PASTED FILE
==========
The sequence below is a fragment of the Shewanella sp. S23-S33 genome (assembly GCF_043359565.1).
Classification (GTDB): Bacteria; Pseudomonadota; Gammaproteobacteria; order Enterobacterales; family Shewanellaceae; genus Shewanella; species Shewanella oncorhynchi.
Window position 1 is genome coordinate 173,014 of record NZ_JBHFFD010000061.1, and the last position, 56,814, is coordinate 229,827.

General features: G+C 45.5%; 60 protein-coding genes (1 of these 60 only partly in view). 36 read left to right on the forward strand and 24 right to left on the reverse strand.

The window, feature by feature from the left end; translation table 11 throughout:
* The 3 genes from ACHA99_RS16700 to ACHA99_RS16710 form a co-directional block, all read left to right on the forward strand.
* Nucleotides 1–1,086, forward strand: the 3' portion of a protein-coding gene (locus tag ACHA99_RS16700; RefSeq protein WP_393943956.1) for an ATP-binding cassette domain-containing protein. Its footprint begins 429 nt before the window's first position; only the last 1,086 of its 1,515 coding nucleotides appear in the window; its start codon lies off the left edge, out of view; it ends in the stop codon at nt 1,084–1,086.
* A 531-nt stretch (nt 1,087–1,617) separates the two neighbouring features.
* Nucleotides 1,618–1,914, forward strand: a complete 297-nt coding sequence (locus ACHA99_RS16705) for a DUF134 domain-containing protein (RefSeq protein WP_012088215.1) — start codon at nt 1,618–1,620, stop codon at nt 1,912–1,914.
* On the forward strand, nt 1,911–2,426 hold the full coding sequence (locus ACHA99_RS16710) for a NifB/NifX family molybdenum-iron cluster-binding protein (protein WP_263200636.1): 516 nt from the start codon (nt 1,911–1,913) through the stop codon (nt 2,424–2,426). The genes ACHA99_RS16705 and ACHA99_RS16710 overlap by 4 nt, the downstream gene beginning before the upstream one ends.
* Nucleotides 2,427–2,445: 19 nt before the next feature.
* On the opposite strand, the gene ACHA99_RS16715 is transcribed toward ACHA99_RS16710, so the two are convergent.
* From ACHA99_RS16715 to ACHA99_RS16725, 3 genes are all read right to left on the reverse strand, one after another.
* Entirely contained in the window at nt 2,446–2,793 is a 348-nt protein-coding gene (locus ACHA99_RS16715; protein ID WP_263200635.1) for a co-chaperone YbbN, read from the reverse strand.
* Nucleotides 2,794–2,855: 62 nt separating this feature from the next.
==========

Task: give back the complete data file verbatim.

The sequence below is a fragment of the Shewanella sp. S23-S33 genome (assembly GCF_043359565.1).
Classification (GTDB): Bacteria; Pseudomonadota; Gammaproteobacteria; order Enterobacterales; family Shewanellaceae; genus Shewanella; species Shewanella oncorhynchi.
Window position 1 is genome coordinate 173,014 of record NZ_JBHFFD010000061.1, and the last position, 56,814, is coordinate 229,827.

General features: G+C 45.5%; 60 protein-coding genes (1 of these 60 only partly in view). 36 read left to right on the forward strand and 24 right to left on the reverse strand.

The window, feature by feature from the left end; translation table 11 throughout:
* The 3 genes from ACHA99_RS16700 to ACHA99_RS16710 form a co-directional block, all read left to right on the forward strand.
* Nucleotides 1–1,086, forward strand: the 3' portion of a protein-coding gene (locus tag ACHA99_RS16700; RefSeq protein WP_393943956.1) for an ATP-binding cassette domain-containing protein. Its footprint begins 429 nt before the window's first position; only the last 1,086 of its 1,515 coding nucleotides appear in the window; its start codon lies off the left edge, out of view; it ends in the stop codon at nt 1,084–1,086.
* A 531-nt stretch (nt 1,087–1,617) separates the two neighbouring features.
* Nucleotides 1,618–1,914, forward strand: a complete 297-nt coding sequence (locus ACHA99_RS16705) for a DUF134 domain-containing protein (RefSeq protein WP_012088215.1) — start codon at nt 1,618–1,620, stop codon at nt 1,912–1,914.
* On the forward strand, nt 1,911–2,426 hold the full coding sequence (locus ACHA99_RS16710) for a NifB/NifX family molybdenum-iron cluster-binding protein (protein WP_263200636.1): 516 nt from the start codon (nt 1,911–1,913) through the stop codon (nt 2,424–2,426). The genes ACHA99_RS16705 and ACHA99_RS16710 overlap by 4 nt, the downstream gene beginning before the upstream one ends.
* Nucleotides 2,427–2,445: 19 nt before the next feature.
* On the opposite strand, the gene ACHA99_RS16715 is transcribed toward ACHA99_RS16710, so the two are convergent.
* From ACHA99_RS16715 to ACHA99_RS16725, 3 genes are all read right to left on the reverse strand, one after another.
* Entirely contained in the window at nt 2,446–2,793 is a 348-nt protein-coding gene (locus ACHA99_RS16715; protein ID WP_263200635.1) for a co-chaperone YbbN, read from the reverse strand.
* Nucleotides 2,794–2,855: 62 nt separating this feature from the next.